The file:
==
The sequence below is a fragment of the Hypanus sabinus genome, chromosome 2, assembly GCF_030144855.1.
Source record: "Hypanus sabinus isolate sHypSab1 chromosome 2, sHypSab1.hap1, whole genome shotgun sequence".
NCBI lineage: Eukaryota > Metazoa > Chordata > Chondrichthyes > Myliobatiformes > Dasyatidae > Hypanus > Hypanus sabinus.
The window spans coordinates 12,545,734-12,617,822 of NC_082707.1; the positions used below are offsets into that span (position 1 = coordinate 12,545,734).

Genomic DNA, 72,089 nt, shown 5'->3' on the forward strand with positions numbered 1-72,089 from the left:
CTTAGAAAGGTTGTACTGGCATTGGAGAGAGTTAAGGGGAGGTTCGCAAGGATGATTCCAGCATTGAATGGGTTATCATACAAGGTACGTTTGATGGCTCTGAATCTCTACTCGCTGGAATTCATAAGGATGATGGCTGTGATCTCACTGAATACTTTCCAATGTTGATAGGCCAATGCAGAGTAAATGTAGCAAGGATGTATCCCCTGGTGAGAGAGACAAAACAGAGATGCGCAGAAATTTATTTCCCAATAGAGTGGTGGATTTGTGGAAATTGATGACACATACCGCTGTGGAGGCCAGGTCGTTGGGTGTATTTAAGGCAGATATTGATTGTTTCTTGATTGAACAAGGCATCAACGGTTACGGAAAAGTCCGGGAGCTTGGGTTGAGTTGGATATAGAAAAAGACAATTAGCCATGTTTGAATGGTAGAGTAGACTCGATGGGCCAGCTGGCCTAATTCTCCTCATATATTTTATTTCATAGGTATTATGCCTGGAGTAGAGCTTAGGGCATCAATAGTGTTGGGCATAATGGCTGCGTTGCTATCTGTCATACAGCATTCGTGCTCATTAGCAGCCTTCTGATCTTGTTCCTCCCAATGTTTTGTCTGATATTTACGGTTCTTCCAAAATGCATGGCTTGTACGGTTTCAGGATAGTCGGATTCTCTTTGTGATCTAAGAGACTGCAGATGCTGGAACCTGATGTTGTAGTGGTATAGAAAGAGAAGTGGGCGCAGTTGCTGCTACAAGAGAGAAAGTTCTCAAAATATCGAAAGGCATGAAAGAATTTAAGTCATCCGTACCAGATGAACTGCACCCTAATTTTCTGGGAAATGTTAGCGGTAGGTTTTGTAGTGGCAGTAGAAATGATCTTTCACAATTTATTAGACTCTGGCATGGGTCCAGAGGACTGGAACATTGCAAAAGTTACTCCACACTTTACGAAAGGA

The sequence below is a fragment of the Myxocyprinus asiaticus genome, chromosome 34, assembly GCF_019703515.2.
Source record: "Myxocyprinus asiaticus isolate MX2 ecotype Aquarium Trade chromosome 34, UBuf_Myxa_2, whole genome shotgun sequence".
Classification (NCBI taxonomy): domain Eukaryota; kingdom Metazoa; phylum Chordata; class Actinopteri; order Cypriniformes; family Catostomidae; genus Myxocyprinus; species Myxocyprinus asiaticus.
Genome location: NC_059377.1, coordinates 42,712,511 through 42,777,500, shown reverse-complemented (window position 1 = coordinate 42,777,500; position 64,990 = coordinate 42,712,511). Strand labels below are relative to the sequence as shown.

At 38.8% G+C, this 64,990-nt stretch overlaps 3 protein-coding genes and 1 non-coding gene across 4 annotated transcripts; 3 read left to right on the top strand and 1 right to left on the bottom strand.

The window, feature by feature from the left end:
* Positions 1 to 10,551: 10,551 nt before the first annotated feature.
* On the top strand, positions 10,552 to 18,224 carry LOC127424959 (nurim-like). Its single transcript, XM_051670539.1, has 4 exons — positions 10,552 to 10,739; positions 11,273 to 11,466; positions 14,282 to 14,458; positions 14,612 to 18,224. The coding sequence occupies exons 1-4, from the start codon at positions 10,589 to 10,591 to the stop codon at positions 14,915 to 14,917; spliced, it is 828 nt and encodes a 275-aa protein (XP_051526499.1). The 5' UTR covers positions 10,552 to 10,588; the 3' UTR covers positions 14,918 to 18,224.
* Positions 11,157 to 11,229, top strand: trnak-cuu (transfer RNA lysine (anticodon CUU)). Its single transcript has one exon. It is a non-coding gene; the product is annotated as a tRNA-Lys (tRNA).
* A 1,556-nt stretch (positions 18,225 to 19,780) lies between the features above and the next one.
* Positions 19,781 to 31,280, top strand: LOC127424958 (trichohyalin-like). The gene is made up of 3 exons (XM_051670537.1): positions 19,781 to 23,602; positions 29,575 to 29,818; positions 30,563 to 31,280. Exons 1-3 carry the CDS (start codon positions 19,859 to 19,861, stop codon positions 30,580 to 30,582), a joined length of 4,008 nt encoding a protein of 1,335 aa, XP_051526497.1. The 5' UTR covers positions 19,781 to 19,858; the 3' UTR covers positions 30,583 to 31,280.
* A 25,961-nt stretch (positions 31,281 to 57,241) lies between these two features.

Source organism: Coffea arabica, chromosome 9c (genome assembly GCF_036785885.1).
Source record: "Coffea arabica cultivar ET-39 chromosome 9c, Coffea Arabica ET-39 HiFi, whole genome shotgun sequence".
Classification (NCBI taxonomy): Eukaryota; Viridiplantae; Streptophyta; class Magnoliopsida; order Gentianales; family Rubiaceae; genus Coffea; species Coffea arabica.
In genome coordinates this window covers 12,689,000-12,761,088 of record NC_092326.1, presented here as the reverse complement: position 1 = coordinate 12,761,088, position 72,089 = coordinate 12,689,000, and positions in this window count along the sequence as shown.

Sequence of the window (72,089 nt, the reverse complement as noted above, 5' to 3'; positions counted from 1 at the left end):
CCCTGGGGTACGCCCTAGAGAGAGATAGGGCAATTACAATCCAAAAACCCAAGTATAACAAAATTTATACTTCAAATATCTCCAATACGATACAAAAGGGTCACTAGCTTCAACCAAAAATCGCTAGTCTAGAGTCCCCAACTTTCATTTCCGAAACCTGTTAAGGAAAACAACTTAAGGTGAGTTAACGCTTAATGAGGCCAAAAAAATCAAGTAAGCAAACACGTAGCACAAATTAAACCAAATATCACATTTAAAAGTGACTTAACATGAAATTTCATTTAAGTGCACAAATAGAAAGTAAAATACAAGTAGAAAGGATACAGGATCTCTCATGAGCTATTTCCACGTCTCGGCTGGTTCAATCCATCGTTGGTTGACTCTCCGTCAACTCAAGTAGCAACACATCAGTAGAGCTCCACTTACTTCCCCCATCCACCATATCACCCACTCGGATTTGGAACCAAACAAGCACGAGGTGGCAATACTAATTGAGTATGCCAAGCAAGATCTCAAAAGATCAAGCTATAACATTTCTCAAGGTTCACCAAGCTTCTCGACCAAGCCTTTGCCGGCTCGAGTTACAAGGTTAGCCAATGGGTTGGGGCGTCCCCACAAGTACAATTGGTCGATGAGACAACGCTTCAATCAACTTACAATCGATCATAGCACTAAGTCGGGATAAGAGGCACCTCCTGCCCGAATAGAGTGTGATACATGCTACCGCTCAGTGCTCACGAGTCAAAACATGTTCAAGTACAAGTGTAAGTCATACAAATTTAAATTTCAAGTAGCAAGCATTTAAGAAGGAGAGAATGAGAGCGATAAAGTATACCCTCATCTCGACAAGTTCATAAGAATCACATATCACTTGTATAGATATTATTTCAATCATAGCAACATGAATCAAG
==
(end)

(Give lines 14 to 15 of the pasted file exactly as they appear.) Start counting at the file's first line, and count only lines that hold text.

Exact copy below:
* On the top strand, positions 10,552 to 18,224 carry LOC127424959 (nurim-like). Its single transcript, XM_051670539.1, has 4 exons — positions 10,552 to 10,739; positions 11,273 to 11,466; positions 14,282 to 14,458; positions 14,612 to 18,224. The coding sequence occupies exons 1-4, from the start codon at positions 10,589 to 10,591 to the stop codon at positions 14,915 to 14,917; spliced, it is 828 nt and encodes a 275-aa protein (XP_051526499.1). The 5' UTR covers positions 10,552 to 10,588; the 3' UTR covers positions 14,918 to 18,224.
* Positions 11,157 to 11,229, top strand: trnak-cuu (transfer RNA lysine (anticodon CUU)). Its single transcript has one exon. It is a non-coding gene; the product is annotated as a tRNA-Lys (tRNA).